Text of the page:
One last parting image, Where will your Sage take you?

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In search of warm water.

Enough of this cold weather, Sage Marine is heading to “The Cedar key Small Boat Rally” in Cedar Key Florida may 4th-6th! We will be bringing our pre-production SageSport160, A power canoe designed by the late Robb White. Robb spent many years refining the design in the very waters around Cedar key. It feels like taking our newest version of the design back home. Grab your small boat and join us there!Cedar-Key-Sunset-020413-1

The NEW SageSport 160

Good afternoon from the Sage boat shop,

As some of you know we have been working on a new project for the last six months or so. Some of this we have already publicized, but here it is from the beginning so far. We started out with a list of wants from Sal. Me being a long time boat geek looked through my personal files and came up with the Robb White designed sport boat. Sal also thought this would fit the bill, so I managed to track Robb’s family down and get a set of plans. If any of you are followers of Robb White you might know that of all his boats, the sport boat was the only design he ever wrote down. Those plans consisted of a couple pages of notes, a single page of hand drawn form lines, and some color copy’s of Polaroid pictures. Not to much to go on.

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This design goes back before Robb White though. He took inspiration from the wildly popular aluminum Grumman Sport boat of the 1950s. They were shorter, heavier, and very utilitarian. And long Before the Grumman’s there was a style of boat known as a Grand laker (still popular today). These were usually wood and canvas freight canoes from the Maine and U.P. areas. Never built to a single design, they suited the builder and user with different lenths, withs, and hull shapes. They were all based in canoe styles of the time, but broader and outboard ready. Many were used as guide boats to to take “Sports” into the back country to hunt and fish, or to move cargo. From this history Robb refined his design over the course of forty years. Being able to keep this process and history going by introducing modern materials and composite techniques sure makes this boat builder feel good.

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From all that, in the spare time from building the Sage sailboats, I put together the molds and modified the instruction to build a cedar strip version with more traditional methods. She came in at 16′ LOA with a 43″ beam and a bottom profile more like a touring SUP board. The very narrow cut water and hollow entry complimented the hulls dramatic tumble home in the rear. This prototype was a proof of concept to see if the boat could perform as well as we hoped, and something shiny to bring to shows before we had a production model.

As far as performance goes, we took her on a maiden voyage last fall at the high altitude Lake Dillon (9,017ft) just as winter stuck around for the season. The weather was not all we could have hopped for with 30+ mph winds, temps in the 40s, and 3 ft swells out in the open. Getting off the dock had a bit of pucker factor to it but the boat handled it better that I could have expected. At displacement speeds she handled the tall short spaced swells fine, and with out pounding at all. With plenty of stability and much less dread than when we started we motored along to the lee side of the lake. When the swells dropped by half we powered up the 6hp outboard and easily planed out onto the wave tops heading into even calmer waters. Once on the flat and glassy we were able to test performance. The SageSport160 tends to reach plane before hull speed, and with no bow wave to climb she just scoots forward onto plane around 4 mph (properly trimmed). Since we were still breaking in the new outboard we could only give about 1/2 throttle, but even that took us easily to 12-14 mph. Heading back to the dock gave us a diagonal following sea. While under power we had plenty of directional stability and she never tried to broach or pearl. Once the boat was back on the trailer it began to snow sideways and ended our testing for the season.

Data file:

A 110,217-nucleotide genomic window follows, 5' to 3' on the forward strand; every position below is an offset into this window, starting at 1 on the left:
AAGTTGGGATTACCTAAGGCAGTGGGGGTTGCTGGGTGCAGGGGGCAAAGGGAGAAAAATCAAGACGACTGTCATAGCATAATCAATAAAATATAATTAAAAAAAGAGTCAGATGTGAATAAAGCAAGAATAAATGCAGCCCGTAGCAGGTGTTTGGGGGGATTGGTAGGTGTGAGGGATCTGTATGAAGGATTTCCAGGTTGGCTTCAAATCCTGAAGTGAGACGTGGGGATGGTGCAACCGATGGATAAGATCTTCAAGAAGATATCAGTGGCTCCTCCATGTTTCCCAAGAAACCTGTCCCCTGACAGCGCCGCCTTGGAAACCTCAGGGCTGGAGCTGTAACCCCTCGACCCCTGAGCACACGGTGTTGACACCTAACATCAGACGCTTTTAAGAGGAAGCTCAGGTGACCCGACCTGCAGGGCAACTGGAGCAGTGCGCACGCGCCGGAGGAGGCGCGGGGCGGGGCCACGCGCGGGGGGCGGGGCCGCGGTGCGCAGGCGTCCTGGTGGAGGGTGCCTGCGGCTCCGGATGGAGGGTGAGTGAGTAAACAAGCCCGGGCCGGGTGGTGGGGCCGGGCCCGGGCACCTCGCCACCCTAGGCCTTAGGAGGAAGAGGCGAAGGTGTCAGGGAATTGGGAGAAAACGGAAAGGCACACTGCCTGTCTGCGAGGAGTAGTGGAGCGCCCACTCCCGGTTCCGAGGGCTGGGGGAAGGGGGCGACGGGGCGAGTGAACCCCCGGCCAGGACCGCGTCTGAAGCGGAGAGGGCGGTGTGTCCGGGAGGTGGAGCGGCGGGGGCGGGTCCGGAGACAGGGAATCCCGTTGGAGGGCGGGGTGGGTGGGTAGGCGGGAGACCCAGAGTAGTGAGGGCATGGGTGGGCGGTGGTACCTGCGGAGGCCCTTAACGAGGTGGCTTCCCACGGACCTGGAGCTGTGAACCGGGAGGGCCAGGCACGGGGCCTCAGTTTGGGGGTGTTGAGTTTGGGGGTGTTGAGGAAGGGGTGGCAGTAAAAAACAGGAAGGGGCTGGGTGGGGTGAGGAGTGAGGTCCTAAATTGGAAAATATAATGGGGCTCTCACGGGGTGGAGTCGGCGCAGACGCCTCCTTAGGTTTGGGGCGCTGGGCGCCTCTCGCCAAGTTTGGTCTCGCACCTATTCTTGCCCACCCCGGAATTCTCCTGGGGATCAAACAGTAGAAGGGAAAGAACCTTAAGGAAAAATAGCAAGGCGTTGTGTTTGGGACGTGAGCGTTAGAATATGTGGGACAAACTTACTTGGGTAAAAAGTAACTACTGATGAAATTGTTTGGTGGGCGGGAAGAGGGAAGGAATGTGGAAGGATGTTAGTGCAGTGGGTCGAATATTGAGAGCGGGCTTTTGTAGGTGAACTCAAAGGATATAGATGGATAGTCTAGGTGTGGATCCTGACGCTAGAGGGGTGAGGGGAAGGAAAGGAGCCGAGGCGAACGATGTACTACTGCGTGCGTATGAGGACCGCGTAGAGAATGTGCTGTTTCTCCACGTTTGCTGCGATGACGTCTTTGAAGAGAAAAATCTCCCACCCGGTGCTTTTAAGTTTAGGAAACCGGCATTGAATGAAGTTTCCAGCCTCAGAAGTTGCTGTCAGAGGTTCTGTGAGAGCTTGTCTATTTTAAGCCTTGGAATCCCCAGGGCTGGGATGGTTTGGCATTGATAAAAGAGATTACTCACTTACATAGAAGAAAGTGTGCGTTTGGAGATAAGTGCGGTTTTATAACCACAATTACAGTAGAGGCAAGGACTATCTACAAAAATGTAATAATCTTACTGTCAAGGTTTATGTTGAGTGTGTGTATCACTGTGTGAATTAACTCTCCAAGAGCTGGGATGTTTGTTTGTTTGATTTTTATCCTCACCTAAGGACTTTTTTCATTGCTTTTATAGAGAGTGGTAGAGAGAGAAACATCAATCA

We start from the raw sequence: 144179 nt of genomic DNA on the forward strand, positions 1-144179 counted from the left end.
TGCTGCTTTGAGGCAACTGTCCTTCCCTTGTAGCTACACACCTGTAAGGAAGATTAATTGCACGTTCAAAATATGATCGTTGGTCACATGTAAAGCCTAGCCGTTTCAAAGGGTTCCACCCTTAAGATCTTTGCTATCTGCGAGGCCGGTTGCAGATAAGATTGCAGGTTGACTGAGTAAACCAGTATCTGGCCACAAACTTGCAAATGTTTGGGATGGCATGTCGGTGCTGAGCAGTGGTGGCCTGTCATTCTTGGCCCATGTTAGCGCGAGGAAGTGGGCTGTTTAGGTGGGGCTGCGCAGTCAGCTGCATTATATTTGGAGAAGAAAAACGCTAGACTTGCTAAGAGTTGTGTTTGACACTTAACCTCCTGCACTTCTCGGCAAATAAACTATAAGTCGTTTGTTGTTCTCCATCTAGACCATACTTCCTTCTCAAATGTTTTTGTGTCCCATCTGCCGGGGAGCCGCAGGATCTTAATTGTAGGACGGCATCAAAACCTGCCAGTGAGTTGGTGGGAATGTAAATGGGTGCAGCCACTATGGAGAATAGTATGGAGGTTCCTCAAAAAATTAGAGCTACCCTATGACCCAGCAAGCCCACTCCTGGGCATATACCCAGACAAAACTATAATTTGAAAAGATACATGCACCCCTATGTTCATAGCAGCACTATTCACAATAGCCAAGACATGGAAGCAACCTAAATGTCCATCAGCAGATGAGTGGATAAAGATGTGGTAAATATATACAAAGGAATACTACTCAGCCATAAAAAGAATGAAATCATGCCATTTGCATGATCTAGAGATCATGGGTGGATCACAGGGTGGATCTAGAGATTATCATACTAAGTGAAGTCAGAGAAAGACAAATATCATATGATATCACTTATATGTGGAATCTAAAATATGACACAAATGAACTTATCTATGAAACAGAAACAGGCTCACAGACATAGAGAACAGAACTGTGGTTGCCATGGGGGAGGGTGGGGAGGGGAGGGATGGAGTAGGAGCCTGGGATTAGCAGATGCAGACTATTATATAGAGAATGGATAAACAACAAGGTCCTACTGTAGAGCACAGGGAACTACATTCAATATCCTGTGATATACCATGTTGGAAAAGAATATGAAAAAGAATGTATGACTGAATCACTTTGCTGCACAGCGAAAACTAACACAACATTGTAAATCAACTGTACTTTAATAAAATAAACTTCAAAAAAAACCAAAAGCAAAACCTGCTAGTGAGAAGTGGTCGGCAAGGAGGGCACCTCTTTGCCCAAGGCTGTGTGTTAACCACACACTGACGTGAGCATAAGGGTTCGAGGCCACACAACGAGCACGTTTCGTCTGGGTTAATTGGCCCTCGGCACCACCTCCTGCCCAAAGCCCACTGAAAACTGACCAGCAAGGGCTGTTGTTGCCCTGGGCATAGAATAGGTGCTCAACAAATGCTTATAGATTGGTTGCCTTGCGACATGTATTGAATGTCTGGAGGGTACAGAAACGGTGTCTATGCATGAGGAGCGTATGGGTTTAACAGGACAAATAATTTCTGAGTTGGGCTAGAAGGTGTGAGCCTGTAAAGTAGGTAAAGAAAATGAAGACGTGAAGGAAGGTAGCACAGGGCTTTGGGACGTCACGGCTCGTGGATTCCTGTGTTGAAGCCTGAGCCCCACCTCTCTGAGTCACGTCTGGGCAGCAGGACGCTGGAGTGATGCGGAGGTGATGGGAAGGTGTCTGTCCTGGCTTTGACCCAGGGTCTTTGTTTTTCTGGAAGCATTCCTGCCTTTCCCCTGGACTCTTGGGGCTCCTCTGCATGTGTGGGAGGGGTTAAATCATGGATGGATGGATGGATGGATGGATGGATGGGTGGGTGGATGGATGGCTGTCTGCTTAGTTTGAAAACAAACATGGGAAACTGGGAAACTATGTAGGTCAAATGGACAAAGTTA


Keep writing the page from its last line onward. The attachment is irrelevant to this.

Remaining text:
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All in all we were happy enough with the performance to look at making a plug and molds for a production composite version. The building of the plug started quickly since I already had the original molds set up. I again used cedar strip for making the hull shape. This went faster since i did not have to leave a varnish ready surface. With the structure roughly faired, glassed, and reinforced with the now permanent molds, I added a flange for the final molding process. Next came multiple layers of gel kote with days of sanding and fairing in between each. When we finally had a smooth shape we liked, we sprayed one more coat with a harder “part” gelkote. This surface alone took two weeks of sanding and buffing to give us a mirror finish to the plug.